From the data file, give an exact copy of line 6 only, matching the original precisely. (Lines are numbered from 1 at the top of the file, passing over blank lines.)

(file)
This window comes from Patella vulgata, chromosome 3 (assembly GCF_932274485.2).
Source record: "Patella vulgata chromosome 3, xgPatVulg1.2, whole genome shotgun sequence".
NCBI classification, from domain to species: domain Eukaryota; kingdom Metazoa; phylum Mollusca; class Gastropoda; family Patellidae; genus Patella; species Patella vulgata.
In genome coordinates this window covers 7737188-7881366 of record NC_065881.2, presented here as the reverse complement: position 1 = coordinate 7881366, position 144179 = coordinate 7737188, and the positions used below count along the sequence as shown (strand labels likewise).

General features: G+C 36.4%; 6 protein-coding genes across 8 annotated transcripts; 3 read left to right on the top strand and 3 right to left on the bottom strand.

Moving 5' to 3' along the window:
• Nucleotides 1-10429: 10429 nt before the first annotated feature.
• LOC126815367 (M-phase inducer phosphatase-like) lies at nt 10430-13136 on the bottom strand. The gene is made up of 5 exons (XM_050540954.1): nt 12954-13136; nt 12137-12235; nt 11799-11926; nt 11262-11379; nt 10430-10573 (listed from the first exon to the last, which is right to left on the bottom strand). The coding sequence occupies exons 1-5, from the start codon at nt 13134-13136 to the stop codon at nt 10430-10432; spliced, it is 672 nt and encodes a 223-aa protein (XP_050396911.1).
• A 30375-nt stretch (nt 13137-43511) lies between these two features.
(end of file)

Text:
Moving 5' to 3' along the window: